Can't believe I missed something that obvious! Thanks for pointing that out, GerhardRP, even if I feel like an idiot as a result :D
 

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Hi to all,

Has anyone raced with Soliton1 yet?

We need racing controller. There are so many controller that you can use for road use and almost no controller for racing beside Zilla.

We need exposure to create awareness.

Albano
 

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I'm currently putting together an MX-5 with a Kostov 11" and a Soliton 1. Though I will be taking the car to the drag strip in spring, just for fun and to verify perfomance, I'm fairly sure that the same motor with a Zilla 2k would beat it.
However I may also manage to get it on the proper race track since I have lots of tie's to the electric racing scene here. I suspect a 1k controller would do as well as a 2k in a 15-20 minite race, where the extra power will just end up heating the motor/controller until it is forced to derate. I'm curious as to how well a series motor can handle this kind of abuse (rather than the usual 10 second power run), and there's only one way to find out!
I also have access to a decent car dyno, and will endeavor to get some results to publish here.

Steve
 

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I'm currently putting together an MX-5 with a Kostov 11" and a Soliton 1. Though I will be taking the car to the drag strip in spring, just for fun and to verify perfomance, I'm fairly sure that the same motor with a Zilla 2k would beat it.
However I may also manage to get it on the proper race track since I have lots of tie's to the electric racing scene here. I suspect a 1k controller would do as well as a 2k in a 15-20 minite race, where the extra power will just end up heating the motor/controller until it is forced to derate. I'm curious as to how well a series motor can handle this kind of abuse (rather than the usual 10 second power run), and there's only one way to find out!
I also have access to a decent car dyno, and will endeavor to get some results to publish here.

Steve
Wish you all the best and hope for some good result.

Albano
 

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We got a surprise when we placed an order for another 100 IGBT modules back in October - that was when the manufacturer decided to inform us that the lead time had jumped from the usual 4-6 weeks to 20-24 weeks... Nice.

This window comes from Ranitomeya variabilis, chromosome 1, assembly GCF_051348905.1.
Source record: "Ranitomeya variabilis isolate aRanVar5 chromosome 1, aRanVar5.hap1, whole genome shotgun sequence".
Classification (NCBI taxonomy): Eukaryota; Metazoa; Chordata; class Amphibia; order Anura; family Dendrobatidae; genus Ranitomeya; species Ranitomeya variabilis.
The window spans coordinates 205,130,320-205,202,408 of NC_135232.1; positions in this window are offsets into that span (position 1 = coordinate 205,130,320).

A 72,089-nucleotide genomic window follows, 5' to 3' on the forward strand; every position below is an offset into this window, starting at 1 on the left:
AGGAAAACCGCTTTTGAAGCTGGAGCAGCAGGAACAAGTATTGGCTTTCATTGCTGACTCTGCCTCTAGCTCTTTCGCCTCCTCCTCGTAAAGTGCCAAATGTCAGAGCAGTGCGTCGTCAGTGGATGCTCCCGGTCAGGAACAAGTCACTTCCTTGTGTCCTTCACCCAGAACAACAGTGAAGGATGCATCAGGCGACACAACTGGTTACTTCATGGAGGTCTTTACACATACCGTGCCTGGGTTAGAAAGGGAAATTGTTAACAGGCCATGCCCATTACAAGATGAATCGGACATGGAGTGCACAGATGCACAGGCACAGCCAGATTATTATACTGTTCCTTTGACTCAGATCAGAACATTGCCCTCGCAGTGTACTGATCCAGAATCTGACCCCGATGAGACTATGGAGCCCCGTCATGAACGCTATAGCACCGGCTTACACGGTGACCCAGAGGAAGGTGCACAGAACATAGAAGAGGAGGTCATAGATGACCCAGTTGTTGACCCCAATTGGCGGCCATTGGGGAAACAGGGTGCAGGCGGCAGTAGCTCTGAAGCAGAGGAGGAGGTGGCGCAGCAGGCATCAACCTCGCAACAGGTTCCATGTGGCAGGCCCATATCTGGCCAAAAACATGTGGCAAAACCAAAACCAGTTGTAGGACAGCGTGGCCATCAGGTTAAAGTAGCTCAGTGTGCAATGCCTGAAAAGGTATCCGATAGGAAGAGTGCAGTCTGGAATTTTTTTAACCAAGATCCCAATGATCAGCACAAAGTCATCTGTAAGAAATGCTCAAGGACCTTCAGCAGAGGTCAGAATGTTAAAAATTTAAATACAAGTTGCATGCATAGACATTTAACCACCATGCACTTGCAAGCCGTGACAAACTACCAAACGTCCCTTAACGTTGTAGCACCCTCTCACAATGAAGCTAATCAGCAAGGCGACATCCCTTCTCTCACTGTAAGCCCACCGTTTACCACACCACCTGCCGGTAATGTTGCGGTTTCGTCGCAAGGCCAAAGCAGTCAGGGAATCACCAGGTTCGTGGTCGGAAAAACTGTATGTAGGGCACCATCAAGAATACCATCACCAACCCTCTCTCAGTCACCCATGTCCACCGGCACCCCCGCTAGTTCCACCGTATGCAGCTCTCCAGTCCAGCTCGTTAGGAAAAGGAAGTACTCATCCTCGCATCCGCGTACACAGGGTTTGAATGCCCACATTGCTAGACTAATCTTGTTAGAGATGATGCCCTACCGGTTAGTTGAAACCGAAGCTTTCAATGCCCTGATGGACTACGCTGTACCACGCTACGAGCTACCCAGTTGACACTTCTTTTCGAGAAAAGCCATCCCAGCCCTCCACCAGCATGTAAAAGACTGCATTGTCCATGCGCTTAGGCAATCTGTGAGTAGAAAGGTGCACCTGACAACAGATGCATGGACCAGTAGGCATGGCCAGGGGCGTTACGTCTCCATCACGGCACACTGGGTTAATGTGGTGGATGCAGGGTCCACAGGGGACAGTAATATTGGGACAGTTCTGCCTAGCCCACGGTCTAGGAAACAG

And thus began a long, arduous process of finding some way around this fiasco because my partner, Seb, felt that we needed to do everything possible to get product to our dealers. I, on the other hand, argued that we could end up spending lots of time and money chasing down "genuine" modules from shady excess inventory brokers, or modifying the guts to accommodate different size modules only to find out the "genuine" parts weren't or that the substitutes didn't allow for the same performance envelope of the controller.

Well, some $15K in modules and modifications later, we found a substitute that works as well as the original modules except in voltage drop and EMI (they ring more during turn on). Oh, and they are more expensive, too...

I'm impressed with all your testing and searching for substitute parts. Probably not a bad idea anyway, given any volatility in the electronics market. So what does all this do to your production schedule for S1 or Jr? Will this affect short term availability?

In short, what does this mean for your customers?
 

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Discussion Starter #9
..So what does all this do to your production schedule for S1 or Jr? Will this affect short term availability? ...
Well, we obviously couldn't make controllers once we ran out of IGBT modules (which occurred in early December) so there was a period where you couldn't get a Soliton1. Thanks to the new modules, production did resume this week. The backlog in orders that built up over that time will take about 4-6 weeks to clear, however.

Junior wasn't affected by this fiasco as it uses a completely different IGBT module (which we bought all of the manufacturer's remaining stock, since it does use the same IGBT chips inside, and it is those chips that are in short supply). We still need to do a little tweaking of the temperature derating and maybe push the amperage envelope a little more, but Juniors are being assembled this week. I'll post some controller pr0n in the Junior's first scream thread.